A Way with Words — language, linguistics, and callers from all over

50 Episodes

A fun weekly radio show about language seen through culture, history, and family. Co-hosts Martha Barnette and Grant Barrett talk with callers who have questions and stories about linguistics, old sayings, word histories, etymology, regional dialects, slang, new words, word play, word games, grammar…

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Pink Slip (Rebroadcast) - 20 August 2018

August 20th, 2018


This week on "A Way with Words": The language of political speech. Politicians have to repeat themselves so often that they naturally develop a repertoire of stock phrases to fall back on. But is there any special mea…

Criss Cross Applesauce

August 13th, 2018


How do languages change and grow? Does every language acquire new words in the same way? Martha and Grant focus on how that process happens in English and Spanish. Plus, the stories behind the Spanish word "gringo" an…

Whistle Pig (Rebroadcast) - 6 August 2018

August 6th, 2018


The stories behind slang, political and otherwise. The dated term "jingoism" denotes a kind of belligerent nationalism. But the word's roots lie in an old English drinking-house song that was popular during wartime. S…

Up Your Alley - 30 July 2018

July 30th, 2018


Martha and Grant have book recommendations, including a collection of short stories inspired by dictionaries, and a techno-thriller for teens. Or, how about novels with an upbeat message? Publishers call this genre "u…

Piping Hot - 23 July 2018

July 23rd, 2018


The game of baseball has always inspired colorful commentary. Sometimes that means using familiar words in unfamiliar ways. The word "stuff," for example, can refer to a pitcher's repertoire, or to the spin on a ball,…

Copacetic (Rebroadcast) - 16 July 2018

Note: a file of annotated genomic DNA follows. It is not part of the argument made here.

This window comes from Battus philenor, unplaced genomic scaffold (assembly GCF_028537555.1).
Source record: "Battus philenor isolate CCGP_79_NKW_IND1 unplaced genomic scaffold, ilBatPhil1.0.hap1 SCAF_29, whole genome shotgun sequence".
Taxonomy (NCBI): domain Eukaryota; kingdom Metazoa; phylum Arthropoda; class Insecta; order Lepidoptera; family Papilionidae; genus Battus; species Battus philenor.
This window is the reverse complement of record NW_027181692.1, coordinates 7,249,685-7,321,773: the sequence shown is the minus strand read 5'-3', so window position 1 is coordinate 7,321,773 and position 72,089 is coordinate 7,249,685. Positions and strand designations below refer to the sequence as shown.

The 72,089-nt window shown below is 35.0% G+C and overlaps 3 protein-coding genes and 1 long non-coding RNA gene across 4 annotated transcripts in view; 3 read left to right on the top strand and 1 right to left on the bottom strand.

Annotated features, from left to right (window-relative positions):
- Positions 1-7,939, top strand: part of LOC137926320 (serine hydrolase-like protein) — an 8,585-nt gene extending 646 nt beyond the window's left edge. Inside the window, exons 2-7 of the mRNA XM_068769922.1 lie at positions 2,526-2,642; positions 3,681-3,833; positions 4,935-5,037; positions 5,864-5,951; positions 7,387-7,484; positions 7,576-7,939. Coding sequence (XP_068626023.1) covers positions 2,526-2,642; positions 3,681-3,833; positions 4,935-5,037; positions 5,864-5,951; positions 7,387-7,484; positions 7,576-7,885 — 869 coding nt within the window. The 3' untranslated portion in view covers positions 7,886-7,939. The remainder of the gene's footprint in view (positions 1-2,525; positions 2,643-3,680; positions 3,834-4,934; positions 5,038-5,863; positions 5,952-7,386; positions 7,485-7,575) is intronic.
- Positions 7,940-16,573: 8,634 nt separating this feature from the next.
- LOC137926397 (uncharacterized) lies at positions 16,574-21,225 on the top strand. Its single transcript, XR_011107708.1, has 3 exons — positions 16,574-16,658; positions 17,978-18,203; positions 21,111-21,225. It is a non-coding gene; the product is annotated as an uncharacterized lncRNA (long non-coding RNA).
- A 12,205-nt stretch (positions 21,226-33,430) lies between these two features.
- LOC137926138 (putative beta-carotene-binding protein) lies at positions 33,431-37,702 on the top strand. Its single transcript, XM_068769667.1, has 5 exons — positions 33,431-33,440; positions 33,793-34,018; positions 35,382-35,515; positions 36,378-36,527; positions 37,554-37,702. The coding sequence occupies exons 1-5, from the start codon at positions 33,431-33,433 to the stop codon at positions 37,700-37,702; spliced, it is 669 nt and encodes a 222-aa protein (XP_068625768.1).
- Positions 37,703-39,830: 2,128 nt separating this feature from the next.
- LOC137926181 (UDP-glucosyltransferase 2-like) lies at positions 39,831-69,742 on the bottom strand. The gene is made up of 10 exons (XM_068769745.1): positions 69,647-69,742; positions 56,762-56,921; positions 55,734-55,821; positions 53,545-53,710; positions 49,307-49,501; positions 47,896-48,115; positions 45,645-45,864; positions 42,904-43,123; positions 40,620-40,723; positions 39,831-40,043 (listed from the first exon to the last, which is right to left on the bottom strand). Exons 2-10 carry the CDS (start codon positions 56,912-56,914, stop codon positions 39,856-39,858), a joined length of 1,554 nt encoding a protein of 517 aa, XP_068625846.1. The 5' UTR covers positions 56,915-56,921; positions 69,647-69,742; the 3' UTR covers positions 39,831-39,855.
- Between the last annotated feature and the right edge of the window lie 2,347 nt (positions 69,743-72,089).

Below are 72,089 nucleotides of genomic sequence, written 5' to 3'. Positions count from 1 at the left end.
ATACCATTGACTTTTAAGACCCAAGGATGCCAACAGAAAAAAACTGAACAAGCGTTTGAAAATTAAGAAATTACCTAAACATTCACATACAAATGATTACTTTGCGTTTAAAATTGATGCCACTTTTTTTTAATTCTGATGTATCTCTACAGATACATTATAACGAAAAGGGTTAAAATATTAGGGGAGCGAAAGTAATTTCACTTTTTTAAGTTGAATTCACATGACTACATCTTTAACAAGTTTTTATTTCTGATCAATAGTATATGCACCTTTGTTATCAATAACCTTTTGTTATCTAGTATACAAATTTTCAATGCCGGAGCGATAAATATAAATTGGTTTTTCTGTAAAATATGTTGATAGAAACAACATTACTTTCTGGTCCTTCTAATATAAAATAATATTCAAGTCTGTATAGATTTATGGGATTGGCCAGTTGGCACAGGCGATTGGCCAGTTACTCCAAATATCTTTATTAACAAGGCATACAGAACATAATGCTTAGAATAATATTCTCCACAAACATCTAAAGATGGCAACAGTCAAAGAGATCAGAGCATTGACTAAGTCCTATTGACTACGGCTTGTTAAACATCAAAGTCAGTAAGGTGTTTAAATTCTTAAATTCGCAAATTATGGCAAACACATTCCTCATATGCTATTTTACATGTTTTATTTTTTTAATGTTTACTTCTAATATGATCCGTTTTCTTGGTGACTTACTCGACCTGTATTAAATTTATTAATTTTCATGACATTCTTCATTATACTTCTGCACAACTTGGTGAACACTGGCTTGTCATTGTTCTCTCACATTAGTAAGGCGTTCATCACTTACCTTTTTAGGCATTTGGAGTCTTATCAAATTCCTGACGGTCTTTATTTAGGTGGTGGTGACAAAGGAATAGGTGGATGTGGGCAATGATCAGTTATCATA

July 16th, 2018


Brand names, children's games, and the etiquette of phone conversations. Those clever plastic PEZ dispensers come in all shapes and sizes -- but where did the word PEZ come from? The popular candy's name is the produc…

Mustard on It (Rebroadcast) - 9 July 2018

July 9th, 2018


When does a word's past make it too sensitive to use in the present? In contra dancing, there's a particular move that dancers traditionally call a gypsy. But there's a growing recognition that many people find the te…

Proof in the Pudding (Rebroadcast) - 2 July 2018

July 2nd, 2018


Have you ever offered to foster a dog or cat, but wound up adopting instead? There's an alliterative term for that. And when you're on the job, do niceties like "Yes, ma'am" and "No, sir" make you sound too formal? No…

We have an attitude — 27 June 2018

June 27th, 2018


In the 11 years Martha and I have been doing A Way with Words together, we’ve developed an attitude.

It’s a positive attitude. It’s who we really are.

It’s the attitude we take toward language, linguisti…

Mimeographs and Dittos - 25 June 2018

June 25th, 2018


How colors got their names, and a strange way to write. The terms "blue" and "orange" arrived in English via French, so why didn't we also adapt the French for black and white? Plus, not every example of writing goes …

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